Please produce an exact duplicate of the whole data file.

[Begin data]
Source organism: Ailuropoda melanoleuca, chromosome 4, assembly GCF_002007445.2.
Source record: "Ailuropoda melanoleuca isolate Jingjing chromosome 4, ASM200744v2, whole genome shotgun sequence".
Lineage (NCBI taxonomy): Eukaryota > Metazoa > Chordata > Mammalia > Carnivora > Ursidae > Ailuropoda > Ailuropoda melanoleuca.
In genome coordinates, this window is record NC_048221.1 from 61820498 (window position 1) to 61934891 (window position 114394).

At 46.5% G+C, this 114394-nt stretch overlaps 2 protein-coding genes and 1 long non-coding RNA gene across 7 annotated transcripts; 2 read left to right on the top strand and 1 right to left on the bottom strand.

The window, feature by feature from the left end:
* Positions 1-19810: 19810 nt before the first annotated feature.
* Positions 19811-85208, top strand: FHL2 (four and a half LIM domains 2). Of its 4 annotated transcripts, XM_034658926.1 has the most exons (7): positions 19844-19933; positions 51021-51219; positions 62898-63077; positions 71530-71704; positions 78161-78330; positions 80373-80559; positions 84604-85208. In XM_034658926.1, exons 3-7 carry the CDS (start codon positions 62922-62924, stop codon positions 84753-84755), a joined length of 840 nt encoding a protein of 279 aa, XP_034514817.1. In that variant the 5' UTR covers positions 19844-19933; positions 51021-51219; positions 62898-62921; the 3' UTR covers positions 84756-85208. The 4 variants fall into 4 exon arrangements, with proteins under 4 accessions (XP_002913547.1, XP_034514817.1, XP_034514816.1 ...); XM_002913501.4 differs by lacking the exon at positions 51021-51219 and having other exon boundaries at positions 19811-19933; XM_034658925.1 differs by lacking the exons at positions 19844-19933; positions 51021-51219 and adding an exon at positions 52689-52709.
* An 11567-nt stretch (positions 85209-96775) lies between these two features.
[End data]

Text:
Source organism: Ailuropoda melanoleuca, chromosome 4, assembly GCF_002007445.2.
Source record: "Ailuropoda melanoleuca isolate Jingjing chromosome 4, ASM200744v2, whole genome shotgun sequence".
Lineage (NCBI taxonomy): Eukaryota > Metazoa > Chordata > Mammalia > Carnivora > Ursidae > Ailuropoda > Ailuropoda melanoleuca.
In genome coordinates, this window is record NC_048221.1 from 61820498 (window position 1) to 61934891 (window position 114394).

At 46.5% G+C, this 114394-nt stretch overlaps 2 protein-coding genes and 1 long non-coding RNA gene across 7 annotated transcripts; 2 read left to right on the top strand and 1 right to left on the bottom strand.

The window, feature by feature from the left end:
* Positions 1-19810: 19810 nt before the first annotated feature.
* Positions 19811-85208, top strand: FHL2 (four and a half LIM domains 2). Of its 4 annotated transcripts, XM_034658926.1 has the most exons (7): positions 19844-19933; positions 51021-51219; positions 62898-63077; positions 71530-71704; positions 78161-78330; positions 80373-80559; positions 84604-85208. In XM_034658926.1, exons 3-7 carry the CDS (start codon positions 62922-62924, stop codon positions 84753-84755), a joined length of 840 nt encoding a protein of 279 aa, XP_034514817.1. In that variant the 5' UTR covers positions 19844-19933; positions 51021-51219; positions 62898-62921; the 3' UTR covers positions 84756-85208. The 4 variants fall into 4 exon arrangements, with proteins under 4 accessions (XP_002913547.1, XP_034514817.1, XP_034514816.1 ...); XM_002913501.4 differs by lacking the exon at positions 51021-51219 and having other exon boundaries at positions 19811-19933; XM_034658925.1 differs by lacking the exons at positions 19844-19933; positions 51021-51219 and adding an exon at positions 52689-52709.
* An 11567-nt stretch (positions 85209-96775) lies between these two features.